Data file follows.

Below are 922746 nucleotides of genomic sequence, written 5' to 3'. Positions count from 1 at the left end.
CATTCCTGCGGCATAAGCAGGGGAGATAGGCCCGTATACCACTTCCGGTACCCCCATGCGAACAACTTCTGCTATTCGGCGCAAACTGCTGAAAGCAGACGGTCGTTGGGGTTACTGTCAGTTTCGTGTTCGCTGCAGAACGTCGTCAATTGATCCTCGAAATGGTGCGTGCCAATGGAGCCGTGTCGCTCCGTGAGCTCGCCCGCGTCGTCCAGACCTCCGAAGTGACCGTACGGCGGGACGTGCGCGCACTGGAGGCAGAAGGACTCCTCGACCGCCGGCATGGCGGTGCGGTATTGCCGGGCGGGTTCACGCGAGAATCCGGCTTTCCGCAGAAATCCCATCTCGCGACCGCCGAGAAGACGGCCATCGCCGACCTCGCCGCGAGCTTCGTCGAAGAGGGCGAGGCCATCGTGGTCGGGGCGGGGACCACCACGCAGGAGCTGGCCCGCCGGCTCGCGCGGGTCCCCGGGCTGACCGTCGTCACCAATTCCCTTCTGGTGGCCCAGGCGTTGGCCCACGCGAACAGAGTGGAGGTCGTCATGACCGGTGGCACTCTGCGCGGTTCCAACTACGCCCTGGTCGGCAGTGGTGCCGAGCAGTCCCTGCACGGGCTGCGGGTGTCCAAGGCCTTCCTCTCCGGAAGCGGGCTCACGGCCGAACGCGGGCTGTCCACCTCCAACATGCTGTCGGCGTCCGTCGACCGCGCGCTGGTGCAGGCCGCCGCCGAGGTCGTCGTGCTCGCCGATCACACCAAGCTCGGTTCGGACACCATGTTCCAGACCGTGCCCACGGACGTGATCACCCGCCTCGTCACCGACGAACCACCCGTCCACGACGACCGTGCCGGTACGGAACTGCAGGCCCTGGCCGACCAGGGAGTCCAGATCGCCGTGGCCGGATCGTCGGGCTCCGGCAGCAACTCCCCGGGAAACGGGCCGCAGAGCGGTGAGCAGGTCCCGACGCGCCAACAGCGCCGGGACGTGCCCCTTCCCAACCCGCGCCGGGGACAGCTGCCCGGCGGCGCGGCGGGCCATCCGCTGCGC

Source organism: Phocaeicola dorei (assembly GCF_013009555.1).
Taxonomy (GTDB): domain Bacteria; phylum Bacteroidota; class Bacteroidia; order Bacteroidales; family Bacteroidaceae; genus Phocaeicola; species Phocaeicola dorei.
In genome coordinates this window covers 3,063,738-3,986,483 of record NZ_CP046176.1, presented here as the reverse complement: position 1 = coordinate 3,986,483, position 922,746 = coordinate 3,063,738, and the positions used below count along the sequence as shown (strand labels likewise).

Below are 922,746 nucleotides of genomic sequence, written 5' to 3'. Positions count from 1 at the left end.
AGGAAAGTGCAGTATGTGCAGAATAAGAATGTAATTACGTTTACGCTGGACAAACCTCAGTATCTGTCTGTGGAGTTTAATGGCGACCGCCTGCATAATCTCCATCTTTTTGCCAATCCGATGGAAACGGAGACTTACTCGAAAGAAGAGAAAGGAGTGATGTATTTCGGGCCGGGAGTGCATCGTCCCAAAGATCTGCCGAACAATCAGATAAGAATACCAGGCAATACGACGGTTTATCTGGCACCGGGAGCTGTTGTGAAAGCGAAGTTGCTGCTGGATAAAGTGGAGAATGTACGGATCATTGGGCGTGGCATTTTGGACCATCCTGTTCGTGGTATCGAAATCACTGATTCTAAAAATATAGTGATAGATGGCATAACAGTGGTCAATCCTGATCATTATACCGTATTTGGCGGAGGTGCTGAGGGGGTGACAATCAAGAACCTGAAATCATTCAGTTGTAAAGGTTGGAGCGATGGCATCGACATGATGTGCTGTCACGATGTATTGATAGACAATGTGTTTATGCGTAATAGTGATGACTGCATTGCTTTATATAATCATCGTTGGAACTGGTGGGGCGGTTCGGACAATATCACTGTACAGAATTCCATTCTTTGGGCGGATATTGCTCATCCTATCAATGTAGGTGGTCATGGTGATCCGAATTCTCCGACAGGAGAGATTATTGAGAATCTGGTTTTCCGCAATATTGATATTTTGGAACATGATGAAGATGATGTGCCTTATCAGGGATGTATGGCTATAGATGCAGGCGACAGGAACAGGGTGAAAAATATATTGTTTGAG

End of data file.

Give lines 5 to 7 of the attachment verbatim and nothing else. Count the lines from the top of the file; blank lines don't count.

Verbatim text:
In genome coordinates this window covers 3,063,738-3,986,483 of record NZ_CP046176.1, presented here as the reverse complement: position 1 = coordinate 3,986,483, position 922,746 = coordinate 3,063,738, and the positions used below count along the sequence as shown (strand labels likewise).

Below are 922,746 nucleotides of genomic sequence, written 5' to 3'. Positions count from 1 at the left end.
AGGAAAGTGCAGTATGTGCAGAATAAGAATGTAATTACGTTTACGCTGGACAAACCTCAGTATCTGTCTGTGGAGTTTAATGGCGACCGCCTGCATAATCTCCATCTTTTTGCCAATCCGATGGAAACGGAGACTTACTCGAAAGAAGAGAAAGGAGTGATGTATTTCGGGCCGGGAGTGCATCGTCCCAAAGATCTGCCGAACAATCAGATAAGAATACCAGGCAATACGACGGTTTATCTGGCACCGGGAGCTGTTGTGAAAGCGAAGTTGCTGCTGGATAAAGTGGAGAATGTACGGATCATTGGGCGTGGCATTTTGGACCATCCTGTTCGTGGTATCGAAATCACTGATTCTAAAAATATAGTGATAGATGGCATAACAGTGGTCAATCCTGATCATTATACCGTATTTGGCGGAGGTGCTGAGGGGGTGACAATCAAGAACCTGAAATCATTCAGTTGTAAAGGTTGGAGCGATGGCATCGACATGATGTGCTGTCACGATGTATTGATAGACAATGTGTTTATGCGTAATAGTGATGACTGCATTGCTTTATATAATCATCGTTGGAACTGGTGGGGCGGTTCGGACAATATCACTGTACAGAATTCCATTCTTTGGGCGGATATTGCTCATCCTATCAATGTAGGTGGTCATGGTGATCCGAATTCTCCGACAGGAGAGATTATTGAGAATCTGGTTTTCCGCAATATTGATATTTTGGAACATGATGAAGATGATGTGCCTTATCAGGGATGTATGGCTATAGATGCAGGCGACAGGAACAGGGTGAAAAATATATTGTTTGAG